I’ve rejected a number of posts for today, because I worry that whatever comes next will be taken in the context of this. Because today is a day where the schedule says, write about women, and I think, I should write something positive. And there is so little positive to say about women in tech. The data is bad. The numbers are going down. I got nothing.
And then, I had a conversation with a fabulous woman about shoes. I’m at a tech conference right now, and I’d been feeling slightly out of place. Since I sat on the train and didn’t manage to make conversation. Compounded by walking up a hill in heels and getting left behind, which felt like something of a metaphor.
And then we talked about shoes. Because to be honest, that is my metric for a good tech conference. I meet another woman and we have a conversation about something else entirely. And I talked to other people, had good conversations, made good connections.
Had something of a heart to heart, in the way that you occasionally do as a blogger. When you discover someone and find that you have read some of their writing, and they have read some of yours. And this was notable for me, because I was having this conversation with a dude.
Honestly my network is probably quite dude-lite, considering I work in the tech industry. I meet a lot, but I rarely have such open conversations with them.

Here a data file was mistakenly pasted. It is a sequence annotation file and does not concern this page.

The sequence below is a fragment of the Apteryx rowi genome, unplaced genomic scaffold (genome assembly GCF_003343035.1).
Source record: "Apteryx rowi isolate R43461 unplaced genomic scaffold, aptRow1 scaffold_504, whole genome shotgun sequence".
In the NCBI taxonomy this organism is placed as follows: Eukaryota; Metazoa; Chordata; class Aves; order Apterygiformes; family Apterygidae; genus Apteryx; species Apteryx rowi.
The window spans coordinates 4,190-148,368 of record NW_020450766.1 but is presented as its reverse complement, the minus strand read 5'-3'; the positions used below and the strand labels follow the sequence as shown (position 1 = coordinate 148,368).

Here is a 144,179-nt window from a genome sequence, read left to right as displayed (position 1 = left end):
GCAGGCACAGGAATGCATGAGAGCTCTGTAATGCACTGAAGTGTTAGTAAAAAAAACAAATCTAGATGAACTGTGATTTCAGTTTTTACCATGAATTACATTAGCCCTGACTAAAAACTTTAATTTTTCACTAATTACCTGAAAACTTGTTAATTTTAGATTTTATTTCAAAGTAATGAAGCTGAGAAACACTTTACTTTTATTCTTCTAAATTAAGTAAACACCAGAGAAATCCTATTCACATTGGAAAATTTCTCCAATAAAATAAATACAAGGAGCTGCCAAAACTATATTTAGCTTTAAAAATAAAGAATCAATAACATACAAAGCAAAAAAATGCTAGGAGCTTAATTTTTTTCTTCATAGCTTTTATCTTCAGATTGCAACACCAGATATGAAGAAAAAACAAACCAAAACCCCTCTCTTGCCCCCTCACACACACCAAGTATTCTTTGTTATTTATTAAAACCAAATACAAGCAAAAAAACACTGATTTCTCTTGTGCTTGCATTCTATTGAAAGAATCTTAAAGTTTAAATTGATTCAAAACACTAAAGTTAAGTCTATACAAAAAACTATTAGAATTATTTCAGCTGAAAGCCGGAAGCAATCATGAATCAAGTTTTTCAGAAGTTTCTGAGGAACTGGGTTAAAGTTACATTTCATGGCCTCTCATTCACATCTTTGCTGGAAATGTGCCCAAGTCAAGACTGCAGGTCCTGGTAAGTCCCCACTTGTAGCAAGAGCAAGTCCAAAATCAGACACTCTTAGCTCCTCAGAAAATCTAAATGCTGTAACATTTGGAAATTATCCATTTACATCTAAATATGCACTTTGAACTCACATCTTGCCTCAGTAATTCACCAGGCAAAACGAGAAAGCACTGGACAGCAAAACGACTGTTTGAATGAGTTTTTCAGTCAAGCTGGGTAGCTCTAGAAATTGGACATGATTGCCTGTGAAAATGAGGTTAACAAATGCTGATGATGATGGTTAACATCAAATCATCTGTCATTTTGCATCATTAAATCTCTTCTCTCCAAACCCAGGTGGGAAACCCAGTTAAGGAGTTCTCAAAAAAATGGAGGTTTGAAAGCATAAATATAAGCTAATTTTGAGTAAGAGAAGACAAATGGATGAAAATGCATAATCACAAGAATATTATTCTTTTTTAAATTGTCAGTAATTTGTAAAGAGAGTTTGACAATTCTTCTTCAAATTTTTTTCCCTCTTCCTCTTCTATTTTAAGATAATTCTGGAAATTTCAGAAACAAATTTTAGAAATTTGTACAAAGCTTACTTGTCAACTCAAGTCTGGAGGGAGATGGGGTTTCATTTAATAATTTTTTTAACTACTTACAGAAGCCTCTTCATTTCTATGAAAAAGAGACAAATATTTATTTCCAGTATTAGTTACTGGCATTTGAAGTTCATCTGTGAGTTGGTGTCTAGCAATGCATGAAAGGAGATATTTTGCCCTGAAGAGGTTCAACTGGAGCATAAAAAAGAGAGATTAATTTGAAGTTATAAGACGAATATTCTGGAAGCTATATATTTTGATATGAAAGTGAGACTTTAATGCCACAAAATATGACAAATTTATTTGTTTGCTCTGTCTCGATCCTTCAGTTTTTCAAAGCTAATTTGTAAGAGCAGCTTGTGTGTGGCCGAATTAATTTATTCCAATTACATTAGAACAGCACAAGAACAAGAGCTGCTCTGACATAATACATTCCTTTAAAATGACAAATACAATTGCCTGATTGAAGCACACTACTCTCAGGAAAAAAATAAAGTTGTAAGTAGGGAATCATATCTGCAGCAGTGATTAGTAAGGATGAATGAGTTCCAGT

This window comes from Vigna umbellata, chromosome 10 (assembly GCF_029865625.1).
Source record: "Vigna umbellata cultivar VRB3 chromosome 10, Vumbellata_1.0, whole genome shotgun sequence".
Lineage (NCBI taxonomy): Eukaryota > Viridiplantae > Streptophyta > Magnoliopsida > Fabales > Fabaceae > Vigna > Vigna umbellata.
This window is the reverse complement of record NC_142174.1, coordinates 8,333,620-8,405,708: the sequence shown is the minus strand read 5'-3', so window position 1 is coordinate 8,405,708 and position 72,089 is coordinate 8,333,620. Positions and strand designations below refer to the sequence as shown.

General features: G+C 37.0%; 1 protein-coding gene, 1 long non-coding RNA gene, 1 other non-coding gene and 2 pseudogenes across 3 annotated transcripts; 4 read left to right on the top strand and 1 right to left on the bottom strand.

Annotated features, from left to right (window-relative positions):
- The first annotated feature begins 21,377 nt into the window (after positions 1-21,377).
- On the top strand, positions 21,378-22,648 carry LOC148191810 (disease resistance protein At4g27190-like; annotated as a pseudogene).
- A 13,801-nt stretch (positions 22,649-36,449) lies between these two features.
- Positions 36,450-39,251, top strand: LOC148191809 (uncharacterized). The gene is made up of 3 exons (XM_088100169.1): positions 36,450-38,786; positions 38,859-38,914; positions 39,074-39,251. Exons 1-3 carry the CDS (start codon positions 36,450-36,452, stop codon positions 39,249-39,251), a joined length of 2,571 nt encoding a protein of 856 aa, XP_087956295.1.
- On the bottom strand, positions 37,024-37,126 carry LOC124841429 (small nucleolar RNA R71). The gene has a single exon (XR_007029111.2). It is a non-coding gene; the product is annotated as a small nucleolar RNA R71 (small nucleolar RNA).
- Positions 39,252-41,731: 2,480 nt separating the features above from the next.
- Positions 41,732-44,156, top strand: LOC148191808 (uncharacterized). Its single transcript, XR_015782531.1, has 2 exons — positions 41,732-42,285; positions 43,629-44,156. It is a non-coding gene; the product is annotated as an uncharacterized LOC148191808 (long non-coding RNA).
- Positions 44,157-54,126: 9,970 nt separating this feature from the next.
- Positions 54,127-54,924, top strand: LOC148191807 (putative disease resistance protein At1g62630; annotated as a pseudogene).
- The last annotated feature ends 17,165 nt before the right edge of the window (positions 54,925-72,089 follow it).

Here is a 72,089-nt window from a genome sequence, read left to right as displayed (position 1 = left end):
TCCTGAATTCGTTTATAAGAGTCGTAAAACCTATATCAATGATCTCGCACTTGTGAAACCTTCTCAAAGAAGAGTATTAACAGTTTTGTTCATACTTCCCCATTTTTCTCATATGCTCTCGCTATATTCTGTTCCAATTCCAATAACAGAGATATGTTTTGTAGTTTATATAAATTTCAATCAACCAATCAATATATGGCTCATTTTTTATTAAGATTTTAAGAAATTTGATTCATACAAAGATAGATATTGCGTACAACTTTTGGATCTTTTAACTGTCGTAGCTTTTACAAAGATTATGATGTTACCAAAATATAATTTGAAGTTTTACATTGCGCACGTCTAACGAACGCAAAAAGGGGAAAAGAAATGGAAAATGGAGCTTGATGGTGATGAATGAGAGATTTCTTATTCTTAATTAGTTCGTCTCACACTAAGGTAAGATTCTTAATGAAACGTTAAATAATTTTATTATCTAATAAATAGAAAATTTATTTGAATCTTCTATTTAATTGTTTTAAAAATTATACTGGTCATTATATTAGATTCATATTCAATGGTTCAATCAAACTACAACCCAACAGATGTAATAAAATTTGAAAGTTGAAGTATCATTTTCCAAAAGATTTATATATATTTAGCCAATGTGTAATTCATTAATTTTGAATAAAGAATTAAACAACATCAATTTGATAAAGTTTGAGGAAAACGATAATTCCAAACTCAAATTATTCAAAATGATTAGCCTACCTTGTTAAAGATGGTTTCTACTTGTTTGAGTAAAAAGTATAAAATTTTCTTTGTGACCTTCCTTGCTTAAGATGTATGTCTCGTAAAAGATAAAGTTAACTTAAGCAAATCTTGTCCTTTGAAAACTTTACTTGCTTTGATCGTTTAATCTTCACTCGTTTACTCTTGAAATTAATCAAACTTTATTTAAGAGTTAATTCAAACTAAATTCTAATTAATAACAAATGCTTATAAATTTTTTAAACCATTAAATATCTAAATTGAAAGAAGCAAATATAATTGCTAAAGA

I said, thinking I was revealing a terrible secret, that I worry sometimes that I’m less good than I used to be. And he said he felt the same, but that he thought it was normal.
Imagine, my dark secret, normal.
In the tech industry, we talk a lot about the impostor syndrome. But almost as a matter of pride, like, wow, it’s so incredible that we, such clearly brilliant people, sometimes… question our brilliance. That surrounded by other brilliant people we sometimes… feel a little inadequate.
But then when we feel like that, we stop feeling like that and go and be awesome instead.
Thinking about it, a great day’s programming, is when you get a week’s worth of work done in a matter of hours. But a bad week’s programming, is when work that shouldn’t even exist (because you screwed up) takes all week.
This is what makes it addicting. The high highs, the low lows. The unpredictable reward. So we’re probably all having low points on a pretty regular basis (and they last longer than the highs).
Meanwhile, I’ll try and stop feeling inadequate about feeling inadequate… and go and have an awesome time, instead.